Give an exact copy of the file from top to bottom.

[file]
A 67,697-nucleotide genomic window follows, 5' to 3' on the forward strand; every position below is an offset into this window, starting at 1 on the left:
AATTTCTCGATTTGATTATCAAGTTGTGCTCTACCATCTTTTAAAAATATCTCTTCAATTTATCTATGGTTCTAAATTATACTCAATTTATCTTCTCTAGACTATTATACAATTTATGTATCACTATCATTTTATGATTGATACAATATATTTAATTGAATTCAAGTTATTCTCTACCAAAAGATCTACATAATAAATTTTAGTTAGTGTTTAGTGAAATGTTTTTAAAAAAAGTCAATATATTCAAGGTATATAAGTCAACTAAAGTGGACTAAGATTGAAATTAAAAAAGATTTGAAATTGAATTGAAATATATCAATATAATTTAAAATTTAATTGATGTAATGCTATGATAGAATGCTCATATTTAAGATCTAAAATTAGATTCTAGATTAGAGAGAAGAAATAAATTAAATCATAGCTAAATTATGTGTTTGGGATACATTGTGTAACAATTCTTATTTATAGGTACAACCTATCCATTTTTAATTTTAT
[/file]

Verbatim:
A 67,697-nucleotide genomic window follows, 5' to 3' on the forward strand; every position below is an offset into this window, starting at 1 on the left:
AATTTCTCGATTTGATTATCAAGTTGTGCTCTACCATCTTTTAAAAATATCTCTTCAATTTATCTATGGTTCTAAATTATACTCAATTTATCTTCTCTAGACTATTATACAATTTATGTATCACTATCATTTTATGATTGATACAATATATTTAATTGAATTCAAGTTATTCTCTACCAAAAGATCTACATAATAAATTTTAGTTAGTGTTTAGTGAAATGTTTTTAAAAAAAGTCAATATATTCAAGGTATATAAGTCAACTAAAGTGGACTAAGATTGAAATTAAAAAAGATTTGAAATTGAATTGAAATATATCAATATAATTTAAAATTTAATTGATGTAATGCTATGATAGAATGCTCATATTTAAGATCTAAAATTAGATTCTAGATTAGAGAGAAGAAATAAATTAAATCATAGCTAAATTATGTGTTTGGGATACATTGTGTAACAATTCTTATTTATAGGTACAACCTATCCATTTTTAATTTTAT